Twin Cities campus
 
Twin Cities Campus

Plant Pathology M.S.

Plant Pathology
College of Food, Agricultural and Natural Resource Sciences
Link to a list of faculty for this program.
Contact Information
Department of Plant Pathology, 495 Borlaug Hall, 1991 Buford Circle, Saint Paul, MN 55108 (612-625-8200)
  • Program Type: Master's
  • Requirements for this program are current for Fall 2019
  • Length of program in credits: 30
  • This program requires summer semesters for timely completion.
  • Degree: Master of Science
Along with the program-specific requirements listed below, please read the General Information section of this website for requirements that apply to all major fields.
Plant pathology focuses on the biology of plant-microbe interactions, and incorporates research involving biochemical, molecular, genetic, physiological, whole organism, population, and community levels of biological organization. Plant pathology interfaces with all plant science disciplines, and with many other fields including food sciences, veterinary medicine, biobased products, and ecology. Areas of concentration include molecular plant pathology (offered as a special emphasis), plant disease management, biological control of plant disease, forest pathology and microbial degradation of wood, microbial ecology, population biology, plant-microbe interactions, disease resistance, host-parasite coevolution, plant microbe mutualisms, and virology. Students have opportunities for laboratory and field research locally, as well as nationally and internationally. The course of study varies with the requirements for the area of concentration and interests of the student. Students who choose the emphasis in molecular plant pathology enhance their ability to design and use molecular approaches to investigate plant disease, increase basic knowledge, and develop new strategies for disease control.
Program Delivery
  • via classroom (the majority of instruction is face-to-face)
Prerequisites for Admission
The preferred undergraduate GPA for admittance to the program is 3.50.
Master's degree applicants must have a sound college background in the basic biological and physical sciences and mathematics.
Other requirements to be completed before admission:
Applicants must have completed 35 semester credits in biology with at least one course in each of the following areas: botany, zoology, genetics, plant physiology, and microbiology. Applicants must also have completed at least one course each in inorganic chemistry, organic chemistry, biochemistry, and physics. If deficiencies exist in the prerequisites, students must correct them during the first year of the graduate program. These courses cannot be counted as part of the degree program. All students accepted into the department with a BS degree are admitted into the MS program. After a minimum of two semesters, students who qualify may elect to change their degree status to the PhD program. Criteria for the change include scholastic standing, potential for success in completing a PhD, and writing competency.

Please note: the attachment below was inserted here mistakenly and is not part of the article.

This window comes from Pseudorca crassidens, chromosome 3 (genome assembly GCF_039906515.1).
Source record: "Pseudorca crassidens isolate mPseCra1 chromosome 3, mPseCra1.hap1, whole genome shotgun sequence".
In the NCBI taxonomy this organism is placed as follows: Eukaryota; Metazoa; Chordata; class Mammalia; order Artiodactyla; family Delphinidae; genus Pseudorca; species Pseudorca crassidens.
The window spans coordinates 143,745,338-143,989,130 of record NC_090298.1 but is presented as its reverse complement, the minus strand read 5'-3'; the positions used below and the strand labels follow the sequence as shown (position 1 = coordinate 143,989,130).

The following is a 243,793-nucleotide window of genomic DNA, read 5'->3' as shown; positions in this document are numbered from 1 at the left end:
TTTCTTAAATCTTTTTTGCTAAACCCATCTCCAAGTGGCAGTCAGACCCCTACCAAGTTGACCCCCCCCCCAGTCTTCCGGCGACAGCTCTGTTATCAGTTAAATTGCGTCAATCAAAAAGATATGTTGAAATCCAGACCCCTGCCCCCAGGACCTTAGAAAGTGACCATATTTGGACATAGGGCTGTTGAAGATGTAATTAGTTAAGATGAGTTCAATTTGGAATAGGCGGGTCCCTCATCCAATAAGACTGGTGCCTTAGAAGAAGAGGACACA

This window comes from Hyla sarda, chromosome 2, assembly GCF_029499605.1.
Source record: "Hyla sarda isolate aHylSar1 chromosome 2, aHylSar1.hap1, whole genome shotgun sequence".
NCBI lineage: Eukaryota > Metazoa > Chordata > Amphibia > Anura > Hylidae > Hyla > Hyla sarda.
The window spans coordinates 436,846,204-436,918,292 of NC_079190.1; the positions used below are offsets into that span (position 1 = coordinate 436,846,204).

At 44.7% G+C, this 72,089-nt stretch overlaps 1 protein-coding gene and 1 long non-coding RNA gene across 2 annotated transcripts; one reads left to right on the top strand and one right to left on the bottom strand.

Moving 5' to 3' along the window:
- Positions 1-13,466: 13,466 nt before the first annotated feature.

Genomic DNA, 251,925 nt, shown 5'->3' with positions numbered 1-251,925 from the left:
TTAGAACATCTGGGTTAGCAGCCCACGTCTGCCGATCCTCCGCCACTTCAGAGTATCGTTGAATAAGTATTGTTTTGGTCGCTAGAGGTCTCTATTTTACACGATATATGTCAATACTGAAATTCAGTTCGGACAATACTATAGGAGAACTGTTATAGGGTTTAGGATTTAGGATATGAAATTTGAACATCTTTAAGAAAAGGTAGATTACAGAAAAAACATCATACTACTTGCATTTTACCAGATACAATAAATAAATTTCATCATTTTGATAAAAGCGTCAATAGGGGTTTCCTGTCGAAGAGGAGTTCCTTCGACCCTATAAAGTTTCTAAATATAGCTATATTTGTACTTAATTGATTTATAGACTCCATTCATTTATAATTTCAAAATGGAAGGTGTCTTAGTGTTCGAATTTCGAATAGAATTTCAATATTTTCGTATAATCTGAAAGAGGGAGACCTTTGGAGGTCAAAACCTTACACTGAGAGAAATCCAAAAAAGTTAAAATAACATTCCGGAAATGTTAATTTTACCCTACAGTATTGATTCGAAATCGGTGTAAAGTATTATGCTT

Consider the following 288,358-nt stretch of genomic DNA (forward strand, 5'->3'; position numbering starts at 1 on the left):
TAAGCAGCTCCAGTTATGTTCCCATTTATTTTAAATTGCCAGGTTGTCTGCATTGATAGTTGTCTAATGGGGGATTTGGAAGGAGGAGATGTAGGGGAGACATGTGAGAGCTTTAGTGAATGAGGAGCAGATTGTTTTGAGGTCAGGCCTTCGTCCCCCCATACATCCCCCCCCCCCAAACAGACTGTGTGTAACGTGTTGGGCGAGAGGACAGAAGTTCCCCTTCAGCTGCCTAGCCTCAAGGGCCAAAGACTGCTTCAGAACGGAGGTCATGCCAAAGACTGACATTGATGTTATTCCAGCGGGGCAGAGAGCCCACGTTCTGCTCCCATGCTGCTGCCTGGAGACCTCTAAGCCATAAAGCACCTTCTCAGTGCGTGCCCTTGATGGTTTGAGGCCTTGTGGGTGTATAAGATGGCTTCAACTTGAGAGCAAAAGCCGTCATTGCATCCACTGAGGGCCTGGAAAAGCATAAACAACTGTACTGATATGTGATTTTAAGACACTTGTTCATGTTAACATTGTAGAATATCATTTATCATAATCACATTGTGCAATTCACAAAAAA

Special Application Requirements:
GRE scores are required for all students and TOEFL or IELTS scores are required for international students. A clearly written statement of career interests as well as three letters of recommendation are required of all students. Students may apply at any time; however, submission of all application materials by December 10 will ensure priority consideration for fellowships and research assistantships for the next academic year. Students can be admitted any semester.
Applicants must submit their test score(s) from the following:
  • GRE
    • General Test - Verbal Reasoning: 153
    • General Test - Quantitative Reasoning: 148
    • General Test - Analytical Writing: 4.5
International applicants must submit score(s) from one of the following tests:
  • TOEFL
    • Internet Based - Total Score: 79
    • Internet Based - Writing Score: 21
    • Internet Based - Reading Score: 19
    • Paper Based - Total Score: 550